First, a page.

By Jeff Lemire and Andrea Sorrentino
Green Arrow is a character that suffers from a lack of recognizable rouges. In Green Arrow #23.1 steps are taken to drastically alter that problem. Writer Jeff Lemire and artist Andrea Sorrentino have clearly made it their mission to revamp Count Vertigo so that he is not only a threat to the Green Arrow but could be one to the entire DC Universe.
Count Vertigo is a tragic villain. He was a boy that was meant for royalty but instead was raised in poverty by a mother that blamed him for their predicament. Lemire manages to not only have readers sympathizing for the way the Count was treated as a boy and teen but also understand why he is doing what he is doing.
Lemire writes the abuse that young Werner Zytle suffered with brutal accuracy. From the blame Werner receives from his mother to the juvenile name calling the kids at Crius call him, Lemire knows just what strings to pull so that when the Count finally pushes back the reader is right there with him willing him on. That being said, the tragic villain who was raised an orphan has been played out before and while there are a few twists thrown into the mix there isn’t a lot of new ground being broke.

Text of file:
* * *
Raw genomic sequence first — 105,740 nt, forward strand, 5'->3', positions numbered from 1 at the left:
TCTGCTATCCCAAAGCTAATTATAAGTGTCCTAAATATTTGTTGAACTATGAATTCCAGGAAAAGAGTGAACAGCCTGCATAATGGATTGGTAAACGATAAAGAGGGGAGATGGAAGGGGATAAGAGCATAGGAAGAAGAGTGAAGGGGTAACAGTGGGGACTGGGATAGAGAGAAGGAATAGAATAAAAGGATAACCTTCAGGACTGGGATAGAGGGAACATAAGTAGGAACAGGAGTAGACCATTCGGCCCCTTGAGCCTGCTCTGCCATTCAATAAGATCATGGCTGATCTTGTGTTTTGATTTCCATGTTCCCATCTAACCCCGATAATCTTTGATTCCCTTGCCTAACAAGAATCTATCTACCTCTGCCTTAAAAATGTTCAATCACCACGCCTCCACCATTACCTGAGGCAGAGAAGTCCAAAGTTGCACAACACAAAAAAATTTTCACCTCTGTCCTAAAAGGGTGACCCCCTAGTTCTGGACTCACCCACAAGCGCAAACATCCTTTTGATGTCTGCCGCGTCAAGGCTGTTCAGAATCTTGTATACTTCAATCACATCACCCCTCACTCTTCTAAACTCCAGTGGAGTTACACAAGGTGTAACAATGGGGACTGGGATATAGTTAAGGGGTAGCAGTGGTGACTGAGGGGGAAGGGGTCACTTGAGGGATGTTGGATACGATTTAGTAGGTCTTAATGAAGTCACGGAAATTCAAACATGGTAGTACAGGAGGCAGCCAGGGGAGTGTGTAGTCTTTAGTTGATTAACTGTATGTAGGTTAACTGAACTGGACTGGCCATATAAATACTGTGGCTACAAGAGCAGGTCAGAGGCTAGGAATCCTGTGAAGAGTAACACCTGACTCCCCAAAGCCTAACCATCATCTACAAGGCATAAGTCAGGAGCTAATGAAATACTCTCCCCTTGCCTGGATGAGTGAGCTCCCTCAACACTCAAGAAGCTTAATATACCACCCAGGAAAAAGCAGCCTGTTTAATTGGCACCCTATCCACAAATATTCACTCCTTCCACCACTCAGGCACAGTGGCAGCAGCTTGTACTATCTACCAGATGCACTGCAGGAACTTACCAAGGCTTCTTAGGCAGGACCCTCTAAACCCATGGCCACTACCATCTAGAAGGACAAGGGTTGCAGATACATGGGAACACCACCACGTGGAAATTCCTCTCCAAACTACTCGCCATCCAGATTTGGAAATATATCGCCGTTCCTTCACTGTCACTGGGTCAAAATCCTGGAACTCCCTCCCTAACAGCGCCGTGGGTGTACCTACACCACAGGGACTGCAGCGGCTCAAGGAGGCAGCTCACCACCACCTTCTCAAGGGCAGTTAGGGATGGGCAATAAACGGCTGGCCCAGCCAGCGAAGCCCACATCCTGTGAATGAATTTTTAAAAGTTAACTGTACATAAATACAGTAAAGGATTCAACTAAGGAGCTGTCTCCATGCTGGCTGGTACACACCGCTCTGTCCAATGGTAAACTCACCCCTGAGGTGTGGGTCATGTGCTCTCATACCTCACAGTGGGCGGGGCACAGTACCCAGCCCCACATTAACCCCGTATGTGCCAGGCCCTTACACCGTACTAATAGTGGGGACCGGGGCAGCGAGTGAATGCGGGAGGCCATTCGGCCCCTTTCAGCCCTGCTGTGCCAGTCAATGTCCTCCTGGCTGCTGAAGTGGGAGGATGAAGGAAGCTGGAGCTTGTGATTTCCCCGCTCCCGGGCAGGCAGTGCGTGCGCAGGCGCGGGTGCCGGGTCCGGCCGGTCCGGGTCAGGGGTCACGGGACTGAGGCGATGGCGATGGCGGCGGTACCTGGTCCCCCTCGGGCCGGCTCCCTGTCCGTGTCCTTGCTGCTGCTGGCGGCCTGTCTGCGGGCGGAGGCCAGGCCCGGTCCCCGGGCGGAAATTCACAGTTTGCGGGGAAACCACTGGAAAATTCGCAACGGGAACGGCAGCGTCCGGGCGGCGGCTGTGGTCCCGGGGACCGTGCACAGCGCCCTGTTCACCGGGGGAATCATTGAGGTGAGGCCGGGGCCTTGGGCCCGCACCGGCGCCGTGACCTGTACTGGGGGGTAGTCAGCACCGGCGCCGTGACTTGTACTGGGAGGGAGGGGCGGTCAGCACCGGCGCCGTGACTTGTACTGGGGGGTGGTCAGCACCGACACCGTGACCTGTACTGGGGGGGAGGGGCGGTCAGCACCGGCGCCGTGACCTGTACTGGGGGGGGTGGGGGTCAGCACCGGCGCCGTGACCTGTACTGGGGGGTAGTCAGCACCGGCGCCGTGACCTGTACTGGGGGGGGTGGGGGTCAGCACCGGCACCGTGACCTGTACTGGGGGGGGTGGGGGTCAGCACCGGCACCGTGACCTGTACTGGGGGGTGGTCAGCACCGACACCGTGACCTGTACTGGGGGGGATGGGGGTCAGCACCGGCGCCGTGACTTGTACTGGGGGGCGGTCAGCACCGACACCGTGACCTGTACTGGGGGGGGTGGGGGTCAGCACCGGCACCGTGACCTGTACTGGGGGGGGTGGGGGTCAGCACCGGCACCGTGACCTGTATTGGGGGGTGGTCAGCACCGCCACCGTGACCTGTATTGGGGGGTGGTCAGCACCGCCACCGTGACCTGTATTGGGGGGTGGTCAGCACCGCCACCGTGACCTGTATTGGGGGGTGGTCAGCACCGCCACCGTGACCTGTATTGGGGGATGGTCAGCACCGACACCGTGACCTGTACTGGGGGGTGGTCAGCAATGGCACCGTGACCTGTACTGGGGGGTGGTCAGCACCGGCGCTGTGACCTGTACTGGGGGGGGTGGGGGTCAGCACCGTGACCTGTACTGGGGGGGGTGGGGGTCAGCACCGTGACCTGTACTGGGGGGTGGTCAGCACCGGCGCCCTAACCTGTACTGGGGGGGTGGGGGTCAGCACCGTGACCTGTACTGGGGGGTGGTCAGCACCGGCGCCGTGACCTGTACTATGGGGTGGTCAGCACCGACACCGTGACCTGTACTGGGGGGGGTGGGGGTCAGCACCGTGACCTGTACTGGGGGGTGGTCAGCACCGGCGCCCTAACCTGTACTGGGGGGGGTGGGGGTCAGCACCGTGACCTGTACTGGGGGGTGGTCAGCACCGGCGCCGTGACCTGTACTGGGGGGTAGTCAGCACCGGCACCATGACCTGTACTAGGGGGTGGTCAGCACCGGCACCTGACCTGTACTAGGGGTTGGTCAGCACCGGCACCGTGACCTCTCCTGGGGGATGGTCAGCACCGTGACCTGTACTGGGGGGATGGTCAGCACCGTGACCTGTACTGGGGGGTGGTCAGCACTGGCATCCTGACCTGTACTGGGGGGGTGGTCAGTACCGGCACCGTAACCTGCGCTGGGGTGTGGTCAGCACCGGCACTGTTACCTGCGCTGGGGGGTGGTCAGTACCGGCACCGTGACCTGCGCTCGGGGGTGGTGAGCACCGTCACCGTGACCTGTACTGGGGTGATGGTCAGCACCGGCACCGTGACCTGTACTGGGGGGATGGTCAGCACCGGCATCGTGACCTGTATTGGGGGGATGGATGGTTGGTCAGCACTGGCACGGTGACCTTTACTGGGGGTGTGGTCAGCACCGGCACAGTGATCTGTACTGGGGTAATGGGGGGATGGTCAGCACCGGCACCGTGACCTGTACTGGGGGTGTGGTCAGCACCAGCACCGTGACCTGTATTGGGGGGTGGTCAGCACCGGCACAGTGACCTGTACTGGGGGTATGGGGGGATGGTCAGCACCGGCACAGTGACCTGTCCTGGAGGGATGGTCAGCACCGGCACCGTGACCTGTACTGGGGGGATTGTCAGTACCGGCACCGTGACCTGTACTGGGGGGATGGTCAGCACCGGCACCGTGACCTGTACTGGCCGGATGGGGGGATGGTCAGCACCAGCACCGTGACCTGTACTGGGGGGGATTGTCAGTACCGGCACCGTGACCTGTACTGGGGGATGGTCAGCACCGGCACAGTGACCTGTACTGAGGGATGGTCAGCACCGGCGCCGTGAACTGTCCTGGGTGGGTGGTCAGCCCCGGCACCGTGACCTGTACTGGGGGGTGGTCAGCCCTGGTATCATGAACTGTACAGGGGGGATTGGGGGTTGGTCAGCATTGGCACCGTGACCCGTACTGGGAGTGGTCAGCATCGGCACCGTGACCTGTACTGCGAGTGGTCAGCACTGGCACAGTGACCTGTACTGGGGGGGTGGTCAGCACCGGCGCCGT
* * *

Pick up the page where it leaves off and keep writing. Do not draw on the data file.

What is there to say about the art in Green Arrow that hasn’t been said a hundred times? Sorrentino and colorist Marcelo Maiolo have come together for a book that is consistently one of the best ones on the stand month in and month out. Maiolo’s colors give the book a feel that few superhero comics, and comics in general, can rarely top. Sorrentino is a master storyteller, and man, when he goes for a splash page he makes damn sure you remember it long after you close the book.
Sorrentino’s choice to have panels and focus areas that were void of color in the first arc of his run was questionable at times, but in the context of using it to show Vertigo’s powers it works extremely well. Vertigo’s quieter moments of reflection as he wanders the mental institute are portrayed great as well, showing that Sorrentino can handle both the bombastic and the subdued.
Before Lemire, Sorrentino and company got their hands on Count Vertigo he was a B-lister at best. Thanks to this creative team it’s pretty safe to say that Vertigo will soon be joining the ranks of the recognizable A-list villains. Buy this book. You would be wise not to disrespect the Count.